When I was about seven, I vaguely recall going to my maternal grandfather’s house on Seaver Street in Roxbury for the Seder. Back in the early 1950s, there was still a large Jewish population in Roxbury and Dorchester. Nearly everyone was Orthodox, and that meant the men led the Seder, and it was mostly in Hebrew. I didn’t understand much of it (although I did enjoy singing Dayenu). I also recall that it seemed very long (they read nearly every page of the Haggadah). I knew it meant a lot to my parents that we attended, but I’d be lying if I said I looked forward to it.
Don’t get me wrong: even as a kid, being Jewish was important to me. One of my earliest memories is of my mother lighting the Shabbos candles. She was a very spiritual person, and I recall how radiant her face was as she said the blessing. We kept a kosher home (which I still do, to this day) and we observed the major holidays. But when it came time for Passover, we went to my grandfather’s house, or to the home of one of my uncles. I recall wishing we could do our own Seder, which I hoped would be a little shorter and a lot more interesting. Back then, I guess I saw Passover as an obligation: it was something I was expected to do, so I did it.
After we moved to Roslindale and my sister was born, we eventually began doing our own Seders. My father led them, and while they had a little more English, they still were in the traditional style, and not very participatory. It was not customary to bring in new readings, nor were the women expected to play much of a role. It was the mid-1960s, and I remember going through a period when I felt alienated from organized religion. I’m sure my parents worried that I’d become an atheist or leave Judaism entirely, given how skeptical I had become. Truth be told, I didn’t want to be anything other than Jewish; I just didn’t feel that traditional Judaism welcomed someone like me.
By the 1970s, I had left Boston to pursue my radio career, but I always tried to find a Seder to attend; I told myself it was out of respect for my parents, but it just didn’t feel right if I didn’t observe Passover. It was while I was living in Cleveland, New York, and Washington D.C. that I first encountered Seders that incorporated different styles and customs from what I had seen growing up. I saw people honoring the tradition while modernizing how the Seder was done. I also saw a woman leading a Seder, which was quite unusual back then. When I moved back to Boston in 1979, I asked my parents if I could lead our Seder.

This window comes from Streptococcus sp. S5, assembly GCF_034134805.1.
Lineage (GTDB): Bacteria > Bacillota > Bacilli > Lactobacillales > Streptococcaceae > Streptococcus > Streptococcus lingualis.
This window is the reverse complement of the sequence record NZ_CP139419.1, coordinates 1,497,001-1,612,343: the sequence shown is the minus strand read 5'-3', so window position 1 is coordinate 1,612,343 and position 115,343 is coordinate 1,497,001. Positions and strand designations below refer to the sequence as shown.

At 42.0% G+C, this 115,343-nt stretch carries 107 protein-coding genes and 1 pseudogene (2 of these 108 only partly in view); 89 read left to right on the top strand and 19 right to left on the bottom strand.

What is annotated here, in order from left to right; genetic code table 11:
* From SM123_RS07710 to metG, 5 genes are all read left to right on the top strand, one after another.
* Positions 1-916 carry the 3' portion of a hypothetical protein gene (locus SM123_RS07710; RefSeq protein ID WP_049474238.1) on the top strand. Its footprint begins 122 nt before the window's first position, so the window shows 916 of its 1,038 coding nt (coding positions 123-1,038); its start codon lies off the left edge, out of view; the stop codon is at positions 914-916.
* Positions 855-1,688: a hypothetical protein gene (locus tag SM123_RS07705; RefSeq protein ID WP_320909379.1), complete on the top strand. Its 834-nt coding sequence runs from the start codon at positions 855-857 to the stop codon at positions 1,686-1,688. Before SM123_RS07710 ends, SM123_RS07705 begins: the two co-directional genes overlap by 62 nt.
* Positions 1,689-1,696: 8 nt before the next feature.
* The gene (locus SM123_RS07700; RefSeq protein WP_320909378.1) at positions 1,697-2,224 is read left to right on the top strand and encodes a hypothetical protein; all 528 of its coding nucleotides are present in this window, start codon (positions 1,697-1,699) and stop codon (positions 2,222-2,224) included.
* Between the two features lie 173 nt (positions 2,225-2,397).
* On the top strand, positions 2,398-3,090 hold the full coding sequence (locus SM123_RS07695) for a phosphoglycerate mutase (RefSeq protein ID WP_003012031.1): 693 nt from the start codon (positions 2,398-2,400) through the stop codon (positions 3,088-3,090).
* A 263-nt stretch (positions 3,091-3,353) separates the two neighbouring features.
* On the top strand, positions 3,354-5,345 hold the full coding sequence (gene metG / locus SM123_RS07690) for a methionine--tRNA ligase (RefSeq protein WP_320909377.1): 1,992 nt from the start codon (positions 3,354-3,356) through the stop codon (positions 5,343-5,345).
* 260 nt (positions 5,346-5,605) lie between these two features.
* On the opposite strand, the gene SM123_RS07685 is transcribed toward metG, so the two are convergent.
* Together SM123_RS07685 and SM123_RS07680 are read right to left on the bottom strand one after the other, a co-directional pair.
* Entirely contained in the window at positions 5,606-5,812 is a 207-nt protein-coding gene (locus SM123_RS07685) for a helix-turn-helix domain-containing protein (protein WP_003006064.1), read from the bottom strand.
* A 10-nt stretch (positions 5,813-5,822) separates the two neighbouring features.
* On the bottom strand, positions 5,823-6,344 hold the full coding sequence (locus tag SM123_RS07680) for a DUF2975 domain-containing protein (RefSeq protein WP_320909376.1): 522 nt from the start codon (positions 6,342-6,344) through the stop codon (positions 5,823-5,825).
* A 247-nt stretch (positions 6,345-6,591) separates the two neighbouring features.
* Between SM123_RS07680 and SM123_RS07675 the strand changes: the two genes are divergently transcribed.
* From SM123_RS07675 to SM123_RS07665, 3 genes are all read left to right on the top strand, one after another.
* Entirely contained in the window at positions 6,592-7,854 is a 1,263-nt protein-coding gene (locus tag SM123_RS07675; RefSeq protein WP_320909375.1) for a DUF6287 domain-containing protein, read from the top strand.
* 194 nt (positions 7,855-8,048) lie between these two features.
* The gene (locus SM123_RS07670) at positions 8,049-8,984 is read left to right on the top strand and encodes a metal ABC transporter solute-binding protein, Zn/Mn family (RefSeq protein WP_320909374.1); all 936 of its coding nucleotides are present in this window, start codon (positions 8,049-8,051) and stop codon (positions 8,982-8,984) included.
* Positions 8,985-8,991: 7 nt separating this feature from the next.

Looking back on it now, I understand it was an audacious thing to ask, given my father’s Orthodox upbringing; but for some reason, he accepted it. And that is how I began bringing in additional readings, making sure the Seder had lots of opportunities for participation, and creating a Seder that was true to the Passover story yet relevant to today.
After I married and became a professor, my husband and I began inviting my students to share Passover with us. We often invited Jewish students who couldn’t get home for the holiday, but we also invited young people of different faiths and ethnic backgrounds. Many of them had never attended a Jewish religious event before, and it was wonderful to introduce them to Passover. My husband and I made sure to explain the reasons for each custom, and we tried our best to make everyone feel welcome. We are also the advocates for a young man with autism: one of our proudest moments was when he voluntarily read from the Haggadah.
These days, it’s easier to keep kosher for Passover; the food has really improved over the years. There is also more understanding about including women, and it is no longer unusual to use readings that apply the Passover message to current events. I understand that to some people, I probably sound arrogant – how dare I want to change the traditional Seder? (I can hear my father saying, “It was good enough for my father and good enough for his father.”) And yet, the fact that I encountered feminist Seders, and Seders about welcoming immigrants, and even vegetarian Seders showed me that people can love Passover in different ways; and there’s nothing wrong with bringing in different perspectives, while still being true to the Passover story. That’s all I’ve ever wanted to do. Passover is no longer an obligation for me; rather, it’s an opportunity, and I feel grateful to participate in it every year.
Donna L. Halper is an associate professor of Communication and Media Studies at Lesley College.